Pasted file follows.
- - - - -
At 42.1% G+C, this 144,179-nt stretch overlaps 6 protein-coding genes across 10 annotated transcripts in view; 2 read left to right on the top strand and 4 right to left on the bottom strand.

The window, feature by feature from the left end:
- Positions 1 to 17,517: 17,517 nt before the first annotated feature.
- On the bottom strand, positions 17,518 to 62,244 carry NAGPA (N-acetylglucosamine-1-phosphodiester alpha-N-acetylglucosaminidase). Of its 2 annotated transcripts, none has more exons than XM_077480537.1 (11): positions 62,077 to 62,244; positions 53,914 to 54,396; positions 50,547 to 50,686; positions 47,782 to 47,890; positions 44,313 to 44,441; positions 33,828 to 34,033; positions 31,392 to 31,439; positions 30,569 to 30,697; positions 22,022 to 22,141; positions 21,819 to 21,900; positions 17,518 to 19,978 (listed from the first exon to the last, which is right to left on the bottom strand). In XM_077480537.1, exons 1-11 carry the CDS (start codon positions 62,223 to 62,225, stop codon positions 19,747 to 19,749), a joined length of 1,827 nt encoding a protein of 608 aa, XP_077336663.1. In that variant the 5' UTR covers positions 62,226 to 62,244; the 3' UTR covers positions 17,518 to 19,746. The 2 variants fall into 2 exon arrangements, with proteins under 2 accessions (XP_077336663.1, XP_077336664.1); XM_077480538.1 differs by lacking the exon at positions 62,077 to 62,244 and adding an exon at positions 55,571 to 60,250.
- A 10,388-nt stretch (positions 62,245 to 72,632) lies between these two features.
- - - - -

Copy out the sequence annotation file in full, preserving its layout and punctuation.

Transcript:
At 42.1% G+C, this 144,179-nt stretch overlaps 6 protein-coding genes across 10 annotated transcripts in view; 2 read left to right on the top strand and 4 right to left on the bottom strand.

The window, feature by feature from the left end:
- Positions 1 to 17,517: 17,517 nt before the first annotated feature.
- On the bottom strand, positions 17,518 to 62,244 carry NAGPA (N-acetylglucosamine-1-phosphodiester alpha-N-acetylglucosaminidase). Of its 2 annotated transcripts, none has more exons than XM_077480537.1 (11): positions 62,077 to 62,244; positions 53,914 to 54,396; positions 50,547 to 50,686; positions 47,782 to 47,890; positions 44,313 to 44,441; positions 33,828 to 34,033; positions 31,392 to 31,439; positions 30,569 to 30,697; positions 22,022 to 22,141; positions 21,819 to 21,900; positions 17,518 to 19,978 (listed from the first exon to the last, which is right to left on the bottom strand). In XM_077480537.1, exons 1-11 carry the CDS (start codon positions 62,223 to 62,225, stop codon positions 19,747 to 19,749), a joined length of 1,827 nt encoding a protein of 608 aa, XP_077336663.1. In that variant the 5' UTR covers positions 62,226 to 62,244; the 3' UTR covers positions 17,518 to 19,746. The 2 variants fall into 2 exon arrangements, with proteins under 2 accessions (XP_077336663.1, XP_077336664.1); XM_077480538.1 differs by lacking the exon at positions 62,077 to 62,244 and adding an exon at positions 55,571 to 60,250.
- A 10,388-nt stretch (positions 62,245 to 72,632) lies between these two features.